You know that your loved one enjoys a drink here and there. But lately, you’ve been wondering if he or she has reached a tipping point. Your loved one is drinking more often, larger quantities, and seems to be suffering from repercussions associated with drunkenness. Does your loved one fit the alcoholic definition?
Understanding the Alcoholic Definition
It’s difficult to say for sure that someone’s an alcoholic. Medical professionals don’t use the term simply because an alcohol use disorder operates on a spectrum. There are mild cases, moderate ones, and severe situations. Everyone who suffers from the disorder would technically fit the bill of being an alcoholic.
The Spectrum of an Alcohol Use Disorder
For many, it starts with the development of a tolerance for alcohol. When people say that someone can hold his or her liquor, they’re typically describing a facet of this disease. It simply means that the individual has been habitually using alcohol so that the body now tolerates its chemicals. As a result, he or she needs to drink more to show signs of inebriation.
The development of frequent hangovers and memory lapses goes hand in hand with the development of tolerance. Your loved one drinks more than he or she intends to. As a result, he or she suffers from hangover symptoms and may not remember everything that happened the evening before. Because your loved one’s not thinking of these problems as being a disease, he or she might even joke about it.
Other behaviors along the spectrum of an alcohol use disorder include binge drinking and the inability to have just one drink. Your loved one may talk about problems at home such as a constantly nagging partner or spouse. There may be repercussions at work because he or she has called in sick too many times after a night of partying. Legal troubles in the shape of DUI arrests may also be part of the situation.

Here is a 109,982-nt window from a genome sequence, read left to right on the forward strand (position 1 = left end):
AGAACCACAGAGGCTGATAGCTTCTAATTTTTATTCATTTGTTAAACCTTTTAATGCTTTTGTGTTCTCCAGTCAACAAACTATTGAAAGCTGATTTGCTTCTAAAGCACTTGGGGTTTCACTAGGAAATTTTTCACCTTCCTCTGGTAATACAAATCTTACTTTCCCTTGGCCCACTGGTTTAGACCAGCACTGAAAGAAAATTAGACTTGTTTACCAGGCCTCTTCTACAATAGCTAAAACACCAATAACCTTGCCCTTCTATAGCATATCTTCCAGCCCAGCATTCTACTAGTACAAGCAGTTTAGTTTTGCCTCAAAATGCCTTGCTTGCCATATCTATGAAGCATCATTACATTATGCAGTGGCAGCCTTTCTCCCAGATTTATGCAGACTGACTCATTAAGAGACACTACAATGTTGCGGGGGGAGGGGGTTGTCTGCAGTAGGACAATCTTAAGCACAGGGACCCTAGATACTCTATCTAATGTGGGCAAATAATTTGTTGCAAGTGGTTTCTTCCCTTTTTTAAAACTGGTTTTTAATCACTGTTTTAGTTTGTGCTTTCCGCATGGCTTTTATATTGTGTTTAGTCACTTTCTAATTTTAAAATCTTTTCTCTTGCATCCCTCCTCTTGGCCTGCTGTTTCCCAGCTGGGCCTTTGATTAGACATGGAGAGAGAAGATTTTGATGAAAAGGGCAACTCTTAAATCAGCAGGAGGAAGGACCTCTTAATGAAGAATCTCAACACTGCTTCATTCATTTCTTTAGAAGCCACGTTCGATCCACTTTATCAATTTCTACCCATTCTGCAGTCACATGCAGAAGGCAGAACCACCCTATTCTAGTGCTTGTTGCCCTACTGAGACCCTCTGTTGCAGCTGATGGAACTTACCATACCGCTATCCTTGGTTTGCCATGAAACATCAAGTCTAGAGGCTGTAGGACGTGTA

Getting Help is the Only Way Out
If your loved one fits the alcoholic definition, he or she needs help. This condition responds well to treatment but is next to impossible to overcome alone. Rehab facilities routinely work with people like your loved one to overcome the situation. Below are examples of therapeutic approaches.
- Alcohol detox that helps your loved one to withdraw safely from the drug without suffering pain
- Gender-specific group therapy settings provide a backdrop against which he or she learns from others in a safe environment
- Psychotherapy typically takes place in one-on-one settings that provide opportunities for exploring the reasons behind the addiction
- Family therapy lets your loved one bring in those closest to her or him to facilitate healing and rebuild trust
- An aftercare program assists with relapse prevention and eases the transition when returning home
Do you believe that your loved one could benefit from alcohol addiction rehab? If so, the compassionate therapists at The Hills Treatment Center want to help. Your friend or family member doesn’t have to go on suffering from an alcohol use disorder. Call 844-915-0287 now for more information and assistance.